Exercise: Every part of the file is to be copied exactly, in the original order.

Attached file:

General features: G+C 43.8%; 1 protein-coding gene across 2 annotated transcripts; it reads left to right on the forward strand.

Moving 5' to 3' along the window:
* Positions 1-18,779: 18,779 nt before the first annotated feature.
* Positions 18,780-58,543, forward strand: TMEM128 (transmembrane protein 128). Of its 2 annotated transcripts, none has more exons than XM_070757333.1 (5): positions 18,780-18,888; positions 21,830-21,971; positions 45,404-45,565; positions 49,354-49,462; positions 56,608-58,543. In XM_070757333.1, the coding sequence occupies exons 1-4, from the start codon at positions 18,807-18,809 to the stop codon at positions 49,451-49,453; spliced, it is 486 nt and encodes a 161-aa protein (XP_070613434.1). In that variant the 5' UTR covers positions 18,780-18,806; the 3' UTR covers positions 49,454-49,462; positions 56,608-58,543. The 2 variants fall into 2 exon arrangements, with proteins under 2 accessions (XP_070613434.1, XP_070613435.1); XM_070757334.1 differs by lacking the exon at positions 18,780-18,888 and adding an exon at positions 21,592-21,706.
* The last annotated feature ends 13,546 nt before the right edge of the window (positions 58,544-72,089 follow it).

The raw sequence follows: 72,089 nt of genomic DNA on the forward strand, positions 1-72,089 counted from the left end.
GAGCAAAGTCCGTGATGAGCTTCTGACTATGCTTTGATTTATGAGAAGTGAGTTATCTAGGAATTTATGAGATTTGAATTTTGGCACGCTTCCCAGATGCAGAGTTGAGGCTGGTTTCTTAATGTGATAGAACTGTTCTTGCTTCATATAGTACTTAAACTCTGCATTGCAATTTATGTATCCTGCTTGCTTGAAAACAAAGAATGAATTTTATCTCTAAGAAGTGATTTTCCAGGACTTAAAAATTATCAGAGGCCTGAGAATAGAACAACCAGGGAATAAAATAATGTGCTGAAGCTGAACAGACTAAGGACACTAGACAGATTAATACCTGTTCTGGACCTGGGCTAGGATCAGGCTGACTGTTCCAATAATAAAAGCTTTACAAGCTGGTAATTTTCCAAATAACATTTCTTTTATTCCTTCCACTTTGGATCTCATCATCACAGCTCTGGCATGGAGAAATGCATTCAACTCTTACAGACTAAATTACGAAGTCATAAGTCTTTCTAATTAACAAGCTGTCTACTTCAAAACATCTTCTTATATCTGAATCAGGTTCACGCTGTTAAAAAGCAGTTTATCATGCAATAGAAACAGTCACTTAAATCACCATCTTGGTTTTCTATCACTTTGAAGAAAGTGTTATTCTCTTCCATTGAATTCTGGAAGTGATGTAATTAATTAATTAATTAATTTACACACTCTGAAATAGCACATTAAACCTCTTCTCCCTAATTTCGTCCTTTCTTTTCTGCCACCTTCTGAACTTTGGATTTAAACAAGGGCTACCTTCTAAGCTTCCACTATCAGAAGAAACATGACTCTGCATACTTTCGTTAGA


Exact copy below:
General features: G+C 43.8%; 1 protein-coding gene across 2 annotated transcripts; it reads left to right on the forward strand.

Moving 5' to 3' along the window:
* Positions 1-18,779: 18,779 nt before the first annotated feature.
* Positions 18,780-58,543, forward strand: TMEM128 (transmembrane protein 128). Of its 2 annotated transcripts, none has more exons than XM_070757333.1 (5): positions 18,780-18,888; positions 21,830-21,971; positions 45,404-45,565; positions 49,354-49,462; positions 56,608-58,543. In XM_070757333.1, the coding sequence occupies exons 1-4, from the start codon at positions 18,807-18,809 to the stop codon at positions 49,451-49,453; spliced, it is 486 nt and encodes a 161-aa protein (XP_070613434.1). In that variant the 5' UTR covers positions 18,780-18,806; the 3' UTR covers positions 49,454-49,462; positions 56,608-58,543. The 2 variants fall into 2 exon arrangements, with proteins under 2 accessions (XP_070613434.1, XP_070613435.1); XM_070757334.1 differs by lacking the exon at positions 18,780-18,888 and adding an exon at positions 21,592-21,706.
* The last annotated feature ends 13,546 nt before the right edge of the window (positions 58,544-72,089 follow it).

The raw sequence follows: 72,089 nt of genomic DNA on the forward strand, positions 1-72,089 counted from the left end.
GAGCAAAGTCCGTGATGAGCTTCTGACTATGCTTTGATTTATGAGAAGTGAGTTATCTAGGAATTTATGAGATTTGAATTTTGGCACGCTTCCCAGATGCAGAGTTGAGGCTGGTTTCTTAATGTGATAGAACTGTTCTTGCTTCATATAGTACTTAAACTCTGCATTGCAATTTATGTATCCTGCTTGCTTGAAAACAAAGAATGAATTTTATCTCTAAGAAGTGATTTTCCAGGACTTAAAAATTATCAGAGGCCTGAGAATAGAACAACCAGGGAATAAAATAATGTGCTGAAGCTGAACAGACTAAGGACACTAGACAGATTAATACCTGTTCTGGACCTGGGCTAGGATCAGGCTGACTGTTCCAATAATAAAAGCTTTACAAGCTGGTAATTTTCCAAATAACATTTCTTTTATTCCTTCCACTTTGGATCTCATCATCACAGCTCTGGCATGGAGAAATGCATTCAACTCTTACAGACTAAATTACGAAGTCATAAGTCTTTCTAATTAACAAGCTGTCTACTTCAAAACATCTTCTTATATCTGAATCAGGTTCACGCTGTTAAAAAGCAGTTTATCATGCAATAGAAACAGTCACTTAAATCACCATCTTGGTTTTCTATCACTTTGAAGAAAGTGTTATTCTCTTCCATTGAATTCTGGAAGTGATGTAATTAATTAATTAATTAATTTACACACTCTGAAATAGCACATTAAACCTCTTCTCCCTAATTTCGTCCTTTCTTTTCTGCCACCTTCTGAACTTTGGATTTAAACAAGGGCTACCTTCTAAGCTTCCACTATCAGAAGAAACATGACTCTGCATACTTTCGTTAGA